The Q3 Household Debt and Credit Report described new extensions of credit as “robust.” That’s a shift from earlier in the year. But, those new originations are focused in two areas, both secured: mortgage loans/refinances and automobile loans. And, average credit scores for new mortgage loans and auto loans both increased, to 786 and 712 respectively. In other words, while new extensions of credit are increasing, that trend doesn’t signal improved access to credit for those who may already have been struggling.
Tightening continued in two other areas. Credit limits on home equity lines of credit (HELOCs) shrunk by $16 billion, after remaining relatively stable in Q2. And, aggregate credit card limits declined by $31 billion, on the heels of a $53 billion drop during Q2. The distinction is significant, because HELOCs and credit cards are two of the types of credit people often rely on to bridge them over a gap in income or manage an unexpected expense. With unemployment rates still running high, many people have found their usual safety nets limited or eliminated.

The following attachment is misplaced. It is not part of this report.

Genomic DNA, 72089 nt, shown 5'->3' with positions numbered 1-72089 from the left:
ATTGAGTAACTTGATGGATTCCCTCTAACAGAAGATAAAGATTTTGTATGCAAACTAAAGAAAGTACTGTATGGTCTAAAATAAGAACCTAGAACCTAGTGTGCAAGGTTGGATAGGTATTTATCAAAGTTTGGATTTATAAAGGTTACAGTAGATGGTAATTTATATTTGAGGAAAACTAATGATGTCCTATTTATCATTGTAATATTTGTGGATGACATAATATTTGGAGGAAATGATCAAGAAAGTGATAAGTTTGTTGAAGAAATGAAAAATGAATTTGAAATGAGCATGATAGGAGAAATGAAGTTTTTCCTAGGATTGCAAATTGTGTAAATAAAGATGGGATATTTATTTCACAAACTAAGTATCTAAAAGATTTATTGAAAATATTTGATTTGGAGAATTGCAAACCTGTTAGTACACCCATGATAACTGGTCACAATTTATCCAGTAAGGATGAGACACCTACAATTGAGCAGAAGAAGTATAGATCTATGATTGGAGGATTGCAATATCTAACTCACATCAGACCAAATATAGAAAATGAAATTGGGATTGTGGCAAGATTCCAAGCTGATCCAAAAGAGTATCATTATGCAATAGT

Delinquencies Continue to Decline
Though the amount of outstanding debt is on the rise again, delinquencies continued to decline in Q3.
Transitions into new delinquency status are down across the board, in student loans, automobile loans, credit cards, mortgage loans and HELOCs. The same is true for transitions into serious delinquency (90+ days past due). In both categories, the decline is most dramatic for student loan debt, much of which remains in special status due to the pandemic.